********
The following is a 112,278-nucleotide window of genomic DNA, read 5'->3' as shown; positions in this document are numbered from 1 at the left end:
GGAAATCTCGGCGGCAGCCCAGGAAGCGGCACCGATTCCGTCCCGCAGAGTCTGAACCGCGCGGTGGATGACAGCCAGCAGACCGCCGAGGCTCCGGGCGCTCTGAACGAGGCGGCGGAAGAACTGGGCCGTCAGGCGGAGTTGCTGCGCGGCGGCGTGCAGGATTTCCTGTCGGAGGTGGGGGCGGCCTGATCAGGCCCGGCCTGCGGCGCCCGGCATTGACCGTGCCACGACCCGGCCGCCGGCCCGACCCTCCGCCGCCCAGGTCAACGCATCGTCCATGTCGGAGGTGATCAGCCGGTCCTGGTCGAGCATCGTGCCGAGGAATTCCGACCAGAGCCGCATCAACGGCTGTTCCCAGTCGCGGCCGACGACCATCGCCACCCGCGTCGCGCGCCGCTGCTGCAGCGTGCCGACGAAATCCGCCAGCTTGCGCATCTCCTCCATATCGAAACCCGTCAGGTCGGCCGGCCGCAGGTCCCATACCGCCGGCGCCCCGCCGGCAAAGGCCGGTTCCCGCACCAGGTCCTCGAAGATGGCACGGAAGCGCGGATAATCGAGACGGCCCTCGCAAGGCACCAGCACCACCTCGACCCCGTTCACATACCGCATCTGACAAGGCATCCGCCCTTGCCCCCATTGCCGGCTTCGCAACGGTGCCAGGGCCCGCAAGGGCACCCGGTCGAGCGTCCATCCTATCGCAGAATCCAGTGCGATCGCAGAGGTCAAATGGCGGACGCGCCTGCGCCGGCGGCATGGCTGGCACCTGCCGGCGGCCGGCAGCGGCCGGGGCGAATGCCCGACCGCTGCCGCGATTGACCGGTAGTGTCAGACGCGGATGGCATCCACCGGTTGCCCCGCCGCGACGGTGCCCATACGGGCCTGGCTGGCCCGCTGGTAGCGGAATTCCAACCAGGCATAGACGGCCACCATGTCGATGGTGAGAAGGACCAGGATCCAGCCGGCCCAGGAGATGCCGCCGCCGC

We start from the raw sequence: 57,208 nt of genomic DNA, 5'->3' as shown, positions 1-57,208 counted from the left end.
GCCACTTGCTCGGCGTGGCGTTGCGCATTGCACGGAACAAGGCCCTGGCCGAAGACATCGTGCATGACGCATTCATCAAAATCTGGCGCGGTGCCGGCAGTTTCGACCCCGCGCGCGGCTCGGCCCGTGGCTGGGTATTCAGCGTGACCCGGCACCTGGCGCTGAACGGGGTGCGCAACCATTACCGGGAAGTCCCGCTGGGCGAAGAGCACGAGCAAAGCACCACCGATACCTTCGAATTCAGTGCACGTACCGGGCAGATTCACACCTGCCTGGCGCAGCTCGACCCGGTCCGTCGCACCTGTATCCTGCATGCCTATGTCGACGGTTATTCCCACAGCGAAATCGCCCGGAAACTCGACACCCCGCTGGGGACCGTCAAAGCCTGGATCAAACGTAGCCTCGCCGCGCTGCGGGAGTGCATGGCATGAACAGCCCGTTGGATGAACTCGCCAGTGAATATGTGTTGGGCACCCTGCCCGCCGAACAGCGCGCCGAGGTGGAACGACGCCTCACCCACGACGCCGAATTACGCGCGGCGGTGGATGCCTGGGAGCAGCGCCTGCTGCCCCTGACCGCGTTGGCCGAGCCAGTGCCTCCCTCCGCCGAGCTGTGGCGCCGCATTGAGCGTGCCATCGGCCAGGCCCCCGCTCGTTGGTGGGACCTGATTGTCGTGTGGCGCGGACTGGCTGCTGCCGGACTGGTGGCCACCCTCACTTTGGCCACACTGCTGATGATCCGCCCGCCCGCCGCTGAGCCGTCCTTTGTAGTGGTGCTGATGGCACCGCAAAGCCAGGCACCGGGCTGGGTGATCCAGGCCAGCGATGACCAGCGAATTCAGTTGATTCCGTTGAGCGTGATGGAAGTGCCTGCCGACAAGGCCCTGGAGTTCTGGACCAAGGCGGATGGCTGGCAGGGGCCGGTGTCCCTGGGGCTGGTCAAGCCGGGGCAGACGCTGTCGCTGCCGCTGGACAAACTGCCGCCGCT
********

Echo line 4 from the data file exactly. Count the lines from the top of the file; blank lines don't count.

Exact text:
GCCACTTGCTCGGCGTGGCGTTGCGCATTGCACGGAACAAGGCCCTGGCCGAAGACATCGTGCATGACGCATTCATCAAAATCTGGCGCGGTGCCGGCAGTTTCGACCCCGCGCGCGGCTCGGCCCGTGGCTGGGTATTCAGCGTGACCCGGCACCTGGCGCTGAACGGGGTGCGCAACCATTACCGGGAAGTCCCGCTGGGCGAAGAGCACGAGCAAAGCACCACCGATACCTTCGAATTCAGTGCACGTACCGGGCAGATTCACACCTGCCTGGCGCAGCTCGACCCGGTCCGTCGCACCTGTATCCTGCATGCCTATGTCGACGGTTATTCCCACAGCGAAATCGCCCGGAAACTCGACACCCCGCTGGGGACCGTCAAAGCCTGGATCAAACGTAGCCTCGCCGCGCTGCGGGAGTGCATGGCATGAACAGCCCGTTGGATGAACTCGCCAGTGAATATGTGTTGGGCACCCTGCCCGCCGAACAGCGCGCCGAGGTGGAACGACGCCTCACCCACGACGCCGAATTACGCGCGGCGGTGGATGCCTGGGAGCAGCGCCTGCTGCCCCTGACCGCGTTGGCCGAGCCAGTGCCTCCCTCCGCCGAGCTGTGGCGCCGCATTGAGCGTGCCATCGGCCAGGCCCCCGCTCGTTGGTGGGACCTGATTGTCGTGTGGCGCGGACTGGCTGCTGCCGGACTGGTGGCCACCCTCACTTTGGCCACACTGCTGATGATCCGCCCGCCCGCCGCTGAGCCGTCCTTTGTAGTGGTGCTGATGGCACCGCAAAGCCAGGCACCGGGCTGGGTGATCCAGGCCAGCGATGACCAGCGAATTCAGTTGATTCCGTTGAGCGTGATGGAAGTGCCTGCCGACAAGGCCCTGGAGTTCTGGACCAAGGCGGATGGCTGGCAGGGGCCGGTGTCCCTGGGGCTGGTCAAGCCGGGGCAGACGCTGTCGCTGCCGCTGGACAAACTGCCGCCGCT